VICTORIAN taxpayers are spending tens of millions of dollars to prop up yet another botched IT project, this time across the embattled TAFE sector.
The latest initiative is a student administration system for TAFE institutes to keep records of their enrolments and finances, which began under the former Labor government in 2009.
Four years later, the cost has blown out from $66.9 million to almost $100 million, several major institutes have refused to take part, and the program has still not been fully implemented.
The system is due to go live at Wodonga TAFE by October.
Critics have likened the system to other technology disasters, such as HealthSmart, which was meant to ‘’revolutionise’’ the way hospitals dealt with patients, or the myki ticketing system, which was more than three years late and $350 million over budget.
Opposition skills spokesman Steve Herbert said implementing a unified IT system across TAFE was always going to be challenging in the wake of funding cuts, course closures and job losses. ‘’If you’re trying to roll out a new system at a time of massive funding cuts, it ends up being a very difficult task and very expensive,” he said. ‘’It’s an implementation failure.’’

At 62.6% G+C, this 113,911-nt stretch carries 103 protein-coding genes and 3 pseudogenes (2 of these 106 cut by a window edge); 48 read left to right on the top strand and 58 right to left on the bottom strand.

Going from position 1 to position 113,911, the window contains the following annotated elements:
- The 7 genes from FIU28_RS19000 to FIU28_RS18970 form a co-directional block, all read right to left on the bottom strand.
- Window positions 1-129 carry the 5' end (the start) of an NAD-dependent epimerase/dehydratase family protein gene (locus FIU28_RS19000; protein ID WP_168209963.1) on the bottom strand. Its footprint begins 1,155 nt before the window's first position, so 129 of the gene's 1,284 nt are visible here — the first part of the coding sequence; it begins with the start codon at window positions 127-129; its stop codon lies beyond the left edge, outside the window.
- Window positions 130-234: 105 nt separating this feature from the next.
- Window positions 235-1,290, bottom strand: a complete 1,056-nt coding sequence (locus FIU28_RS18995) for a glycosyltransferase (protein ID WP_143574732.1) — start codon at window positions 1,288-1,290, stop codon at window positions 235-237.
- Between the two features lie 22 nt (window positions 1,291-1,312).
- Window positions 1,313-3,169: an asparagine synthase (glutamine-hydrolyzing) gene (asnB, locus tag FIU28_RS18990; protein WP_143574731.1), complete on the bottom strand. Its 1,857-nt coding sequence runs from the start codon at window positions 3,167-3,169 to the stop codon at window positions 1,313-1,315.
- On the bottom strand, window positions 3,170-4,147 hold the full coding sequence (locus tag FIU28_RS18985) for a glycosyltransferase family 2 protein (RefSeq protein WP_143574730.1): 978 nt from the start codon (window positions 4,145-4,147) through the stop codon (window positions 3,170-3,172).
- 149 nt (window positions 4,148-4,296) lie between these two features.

But Skills Minister Peter Hall — who described the system as a white elephant in opposition - blamed the former Labor government for grossly underestimating the scope of the project when it was first unveiled.
As a result, he said, the IT provider, Technology One, did not have a clear understanding of how the system would work, or how it could be rolled out “in a TAFE environment”.
“Poor initial planning and cost underestimates by the previous government led to Labor’s blow-outs. Upon coming to office, the Coalition determined that to make the system work for TAFEs, extra funding would be provided to ensure the benefits, promised in 2009, were actually delivered,’’ Mr Hall said.
The Coalition has spent an extra $30 million to prop up the project.